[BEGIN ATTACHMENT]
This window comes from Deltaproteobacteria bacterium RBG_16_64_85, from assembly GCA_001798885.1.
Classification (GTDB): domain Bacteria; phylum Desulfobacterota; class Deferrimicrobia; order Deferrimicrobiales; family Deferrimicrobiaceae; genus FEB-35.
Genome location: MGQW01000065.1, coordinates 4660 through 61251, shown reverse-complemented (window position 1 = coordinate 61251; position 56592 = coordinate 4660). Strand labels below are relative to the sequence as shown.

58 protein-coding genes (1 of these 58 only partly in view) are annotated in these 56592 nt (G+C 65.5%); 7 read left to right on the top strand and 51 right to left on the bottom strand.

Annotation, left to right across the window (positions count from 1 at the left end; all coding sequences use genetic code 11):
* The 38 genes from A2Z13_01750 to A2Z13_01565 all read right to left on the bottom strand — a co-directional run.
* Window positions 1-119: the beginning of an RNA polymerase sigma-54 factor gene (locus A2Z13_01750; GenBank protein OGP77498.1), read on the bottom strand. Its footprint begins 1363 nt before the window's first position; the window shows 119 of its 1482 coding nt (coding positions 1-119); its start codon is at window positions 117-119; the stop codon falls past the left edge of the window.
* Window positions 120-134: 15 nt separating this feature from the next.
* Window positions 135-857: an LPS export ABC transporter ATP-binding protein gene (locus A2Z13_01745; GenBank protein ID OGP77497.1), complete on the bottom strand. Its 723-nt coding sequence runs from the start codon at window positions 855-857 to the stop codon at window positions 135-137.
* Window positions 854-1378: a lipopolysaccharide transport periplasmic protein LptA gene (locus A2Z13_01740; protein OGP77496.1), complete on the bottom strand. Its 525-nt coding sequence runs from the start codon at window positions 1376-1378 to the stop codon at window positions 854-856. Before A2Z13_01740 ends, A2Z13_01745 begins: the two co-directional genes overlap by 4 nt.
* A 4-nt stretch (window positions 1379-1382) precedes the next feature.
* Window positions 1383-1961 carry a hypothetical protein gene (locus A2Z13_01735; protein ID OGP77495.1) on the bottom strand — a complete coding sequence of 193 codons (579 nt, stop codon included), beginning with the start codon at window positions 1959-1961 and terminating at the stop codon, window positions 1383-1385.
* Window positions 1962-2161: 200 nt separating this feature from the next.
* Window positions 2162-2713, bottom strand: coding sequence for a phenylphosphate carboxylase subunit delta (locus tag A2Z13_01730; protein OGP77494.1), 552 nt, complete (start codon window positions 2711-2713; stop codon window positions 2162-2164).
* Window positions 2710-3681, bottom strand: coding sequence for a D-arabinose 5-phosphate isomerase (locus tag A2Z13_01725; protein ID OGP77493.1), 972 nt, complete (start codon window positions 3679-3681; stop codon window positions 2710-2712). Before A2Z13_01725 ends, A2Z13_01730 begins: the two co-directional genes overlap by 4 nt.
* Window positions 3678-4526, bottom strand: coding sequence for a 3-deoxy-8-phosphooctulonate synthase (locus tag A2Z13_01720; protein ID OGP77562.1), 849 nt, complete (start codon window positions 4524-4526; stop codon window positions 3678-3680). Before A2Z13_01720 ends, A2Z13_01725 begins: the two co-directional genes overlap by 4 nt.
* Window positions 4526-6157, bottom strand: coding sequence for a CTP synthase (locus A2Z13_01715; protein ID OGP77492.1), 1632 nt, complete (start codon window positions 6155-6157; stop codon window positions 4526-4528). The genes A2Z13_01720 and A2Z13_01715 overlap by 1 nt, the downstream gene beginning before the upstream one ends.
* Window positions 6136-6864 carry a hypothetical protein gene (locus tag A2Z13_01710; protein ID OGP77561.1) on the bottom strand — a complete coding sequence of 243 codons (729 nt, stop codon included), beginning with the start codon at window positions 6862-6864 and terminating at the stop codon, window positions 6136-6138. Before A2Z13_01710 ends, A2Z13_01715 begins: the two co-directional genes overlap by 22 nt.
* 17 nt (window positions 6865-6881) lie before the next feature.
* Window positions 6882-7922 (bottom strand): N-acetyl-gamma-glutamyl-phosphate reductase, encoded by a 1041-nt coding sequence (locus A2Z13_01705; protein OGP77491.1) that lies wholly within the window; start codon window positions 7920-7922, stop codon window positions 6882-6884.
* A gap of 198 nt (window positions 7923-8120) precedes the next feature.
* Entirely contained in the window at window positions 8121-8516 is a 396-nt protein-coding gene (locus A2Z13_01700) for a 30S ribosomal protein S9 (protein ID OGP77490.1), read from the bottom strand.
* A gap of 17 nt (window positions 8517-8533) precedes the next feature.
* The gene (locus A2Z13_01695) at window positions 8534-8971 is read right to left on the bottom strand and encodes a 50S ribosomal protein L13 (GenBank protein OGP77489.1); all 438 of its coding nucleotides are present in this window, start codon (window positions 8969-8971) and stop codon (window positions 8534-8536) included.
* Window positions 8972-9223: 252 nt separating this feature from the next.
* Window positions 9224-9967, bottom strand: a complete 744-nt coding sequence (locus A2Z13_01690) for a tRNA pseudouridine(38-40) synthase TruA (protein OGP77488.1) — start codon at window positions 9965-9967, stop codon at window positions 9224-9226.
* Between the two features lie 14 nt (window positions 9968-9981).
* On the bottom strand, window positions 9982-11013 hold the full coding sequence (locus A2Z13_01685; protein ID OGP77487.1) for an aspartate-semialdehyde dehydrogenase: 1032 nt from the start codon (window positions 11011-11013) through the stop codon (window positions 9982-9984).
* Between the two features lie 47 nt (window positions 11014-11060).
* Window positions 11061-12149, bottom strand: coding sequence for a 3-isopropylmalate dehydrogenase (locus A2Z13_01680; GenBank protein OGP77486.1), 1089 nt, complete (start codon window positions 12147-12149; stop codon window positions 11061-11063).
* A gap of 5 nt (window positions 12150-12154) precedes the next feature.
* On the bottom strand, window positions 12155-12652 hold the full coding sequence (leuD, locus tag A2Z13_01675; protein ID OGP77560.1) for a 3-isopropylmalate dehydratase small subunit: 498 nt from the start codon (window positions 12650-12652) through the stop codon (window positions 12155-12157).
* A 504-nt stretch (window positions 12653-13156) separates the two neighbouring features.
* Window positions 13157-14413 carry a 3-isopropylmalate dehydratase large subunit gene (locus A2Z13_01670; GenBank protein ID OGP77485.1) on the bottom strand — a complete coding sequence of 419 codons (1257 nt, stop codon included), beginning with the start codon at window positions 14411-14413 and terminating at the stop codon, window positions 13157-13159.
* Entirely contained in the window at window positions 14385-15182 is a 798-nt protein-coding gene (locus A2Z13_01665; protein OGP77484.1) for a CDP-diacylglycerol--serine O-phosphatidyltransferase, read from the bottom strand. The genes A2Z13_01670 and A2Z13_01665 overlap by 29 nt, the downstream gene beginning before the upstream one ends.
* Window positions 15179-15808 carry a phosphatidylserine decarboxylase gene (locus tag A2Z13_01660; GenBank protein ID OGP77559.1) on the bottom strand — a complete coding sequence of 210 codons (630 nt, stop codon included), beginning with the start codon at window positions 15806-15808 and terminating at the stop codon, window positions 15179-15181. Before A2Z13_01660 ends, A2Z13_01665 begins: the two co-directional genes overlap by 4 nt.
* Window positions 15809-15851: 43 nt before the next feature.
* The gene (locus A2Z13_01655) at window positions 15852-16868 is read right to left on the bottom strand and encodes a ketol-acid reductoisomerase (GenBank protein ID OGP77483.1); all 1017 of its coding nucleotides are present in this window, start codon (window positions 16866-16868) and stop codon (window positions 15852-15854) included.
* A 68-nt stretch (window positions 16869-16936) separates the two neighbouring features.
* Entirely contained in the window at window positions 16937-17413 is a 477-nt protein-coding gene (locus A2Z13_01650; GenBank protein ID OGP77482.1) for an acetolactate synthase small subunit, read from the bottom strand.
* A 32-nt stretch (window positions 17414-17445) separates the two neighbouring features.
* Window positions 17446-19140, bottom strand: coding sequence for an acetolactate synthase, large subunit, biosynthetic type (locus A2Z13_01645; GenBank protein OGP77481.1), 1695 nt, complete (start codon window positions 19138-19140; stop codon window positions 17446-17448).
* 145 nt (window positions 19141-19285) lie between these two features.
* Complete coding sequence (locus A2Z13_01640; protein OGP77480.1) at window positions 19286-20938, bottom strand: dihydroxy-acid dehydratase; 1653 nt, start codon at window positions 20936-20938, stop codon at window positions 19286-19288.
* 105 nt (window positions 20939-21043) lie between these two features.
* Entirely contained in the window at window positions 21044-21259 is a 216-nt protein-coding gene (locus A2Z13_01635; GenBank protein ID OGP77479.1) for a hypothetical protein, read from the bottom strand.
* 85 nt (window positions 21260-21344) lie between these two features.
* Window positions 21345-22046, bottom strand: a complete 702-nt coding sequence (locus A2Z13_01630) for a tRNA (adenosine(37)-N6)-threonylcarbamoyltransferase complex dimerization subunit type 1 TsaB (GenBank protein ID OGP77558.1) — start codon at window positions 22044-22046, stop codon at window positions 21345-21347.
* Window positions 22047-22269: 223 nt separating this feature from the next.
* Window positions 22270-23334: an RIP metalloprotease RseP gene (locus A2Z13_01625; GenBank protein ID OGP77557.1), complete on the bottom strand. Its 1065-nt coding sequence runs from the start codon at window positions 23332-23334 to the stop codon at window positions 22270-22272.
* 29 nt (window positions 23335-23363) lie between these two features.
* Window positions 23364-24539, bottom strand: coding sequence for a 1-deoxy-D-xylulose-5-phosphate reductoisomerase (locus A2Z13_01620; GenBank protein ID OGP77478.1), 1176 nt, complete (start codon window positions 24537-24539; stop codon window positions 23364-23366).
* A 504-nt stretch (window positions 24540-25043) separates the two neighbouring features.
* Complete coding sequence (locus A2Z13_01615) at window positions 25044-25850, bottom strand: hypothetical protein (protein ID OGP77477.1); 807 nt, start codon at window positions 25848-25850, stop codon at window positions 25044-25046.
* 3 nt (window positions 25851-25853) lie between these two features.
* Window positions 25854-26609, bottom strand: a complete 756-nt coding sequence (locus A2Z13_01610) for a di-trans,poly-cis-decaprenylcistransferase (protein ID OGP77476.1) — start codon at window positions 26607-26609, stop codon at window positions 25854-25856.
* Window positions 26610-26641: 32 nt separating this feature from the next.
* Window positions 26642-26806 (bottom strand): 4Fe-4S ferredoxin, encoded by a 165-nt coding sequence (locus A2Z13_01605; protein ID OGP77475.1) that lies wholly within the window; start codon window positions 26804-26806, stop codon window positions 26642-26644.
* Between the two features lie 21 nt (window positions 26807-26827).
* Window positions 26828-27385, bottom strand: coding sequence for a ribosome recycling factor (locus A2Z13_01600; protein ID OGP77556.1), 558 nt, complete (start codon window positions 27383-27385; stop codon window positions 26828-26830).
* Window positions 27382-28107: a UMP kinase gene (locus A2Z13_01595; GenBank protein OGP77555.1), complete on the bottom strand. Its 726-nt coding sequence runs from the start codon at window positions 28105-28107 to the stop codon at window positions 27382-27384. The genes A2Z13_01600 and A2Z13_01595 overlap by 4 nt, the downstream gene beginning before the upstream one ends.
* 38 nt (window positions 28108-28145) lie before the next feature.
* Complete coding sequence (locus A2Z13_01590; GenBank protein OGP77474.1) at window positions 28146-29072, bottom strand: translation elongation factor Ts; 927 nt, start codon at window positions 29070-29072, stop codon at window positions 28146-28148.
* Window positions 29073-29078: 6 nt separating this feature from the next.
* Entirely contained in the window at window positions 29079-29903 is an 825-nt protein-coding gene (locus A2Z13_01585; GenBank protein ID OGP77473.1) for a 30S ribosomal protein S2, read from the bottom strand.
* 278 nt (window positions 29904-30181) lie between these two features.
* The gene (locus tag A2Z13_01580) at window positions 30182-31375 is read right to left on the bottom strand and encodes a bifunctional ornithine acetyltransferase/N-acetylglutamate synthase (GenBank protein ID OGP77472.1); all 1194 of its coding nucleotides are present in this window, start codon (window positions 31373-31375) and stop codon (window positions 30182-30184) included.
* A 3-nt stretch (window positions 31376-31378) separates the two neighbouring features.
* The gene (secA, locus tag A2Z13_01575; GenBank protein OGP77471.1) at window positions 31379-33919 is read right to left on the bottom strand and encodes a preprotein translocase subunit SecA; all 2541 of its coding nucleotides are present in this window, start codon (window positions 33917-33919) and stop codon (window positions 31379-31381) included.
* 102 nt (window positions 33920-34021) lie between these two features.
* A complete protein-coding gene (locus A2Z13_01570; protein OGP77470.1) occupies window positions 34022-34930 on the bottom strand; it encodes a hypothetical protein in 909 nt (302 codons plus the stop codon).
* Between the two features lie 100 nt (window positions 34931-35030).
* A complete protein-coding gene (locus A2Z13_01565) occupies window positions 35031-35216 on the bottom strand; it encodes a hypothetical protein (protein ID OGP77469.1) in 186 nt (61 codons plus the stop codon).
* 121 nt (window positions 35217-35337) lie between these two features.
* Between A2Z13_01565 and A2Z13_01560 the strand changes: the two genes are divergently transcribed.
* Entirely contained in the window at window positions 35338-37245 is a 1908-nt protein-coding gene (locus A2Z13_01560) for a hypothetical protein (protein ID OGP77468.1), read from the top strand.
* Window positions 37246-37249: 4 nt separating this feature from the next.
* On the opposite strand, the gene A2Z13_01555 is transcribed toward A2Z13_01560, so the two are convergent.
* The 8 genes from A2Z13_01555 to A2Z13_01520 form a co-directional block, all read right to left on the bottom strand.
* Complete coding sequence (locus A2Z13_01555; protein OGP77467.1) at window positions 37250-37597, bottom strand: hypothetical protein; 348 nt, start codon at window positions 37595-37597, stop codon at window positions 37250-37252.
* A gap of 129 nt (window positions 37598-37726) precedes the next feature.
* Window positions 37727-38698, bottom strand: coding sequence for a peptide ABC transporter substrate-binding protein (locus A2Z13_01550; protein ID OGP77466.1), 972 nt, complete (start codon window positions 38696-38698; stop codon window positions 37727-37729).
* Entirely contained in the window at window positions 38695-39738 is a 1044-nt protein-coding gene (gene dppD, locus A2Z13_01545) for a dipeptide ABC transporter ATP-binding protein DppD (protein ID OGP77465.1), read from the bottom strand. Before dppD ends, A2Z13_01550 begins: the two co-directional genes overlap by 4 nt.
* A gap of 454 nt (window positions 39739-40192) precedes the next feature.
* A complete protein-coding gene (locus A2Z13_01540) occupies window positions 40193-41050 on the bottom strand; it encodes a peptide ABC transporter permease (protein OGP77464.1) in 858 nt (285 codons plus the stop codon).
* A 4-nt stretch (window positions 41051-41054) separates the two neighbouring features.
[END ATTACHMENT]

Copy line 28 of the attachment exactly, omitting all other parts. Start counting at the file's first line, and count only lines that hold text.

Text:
* On the bottom strand, window positions 9982-11013 hold the full coding sequence (locus A2Z13_01685; protein ID OGP77487.1) for an aspartate-semialdehyde dehydrogenase: 1032 nt from the start codon (window positions 11011-11013) through the stop codon (window positions 9982-9984).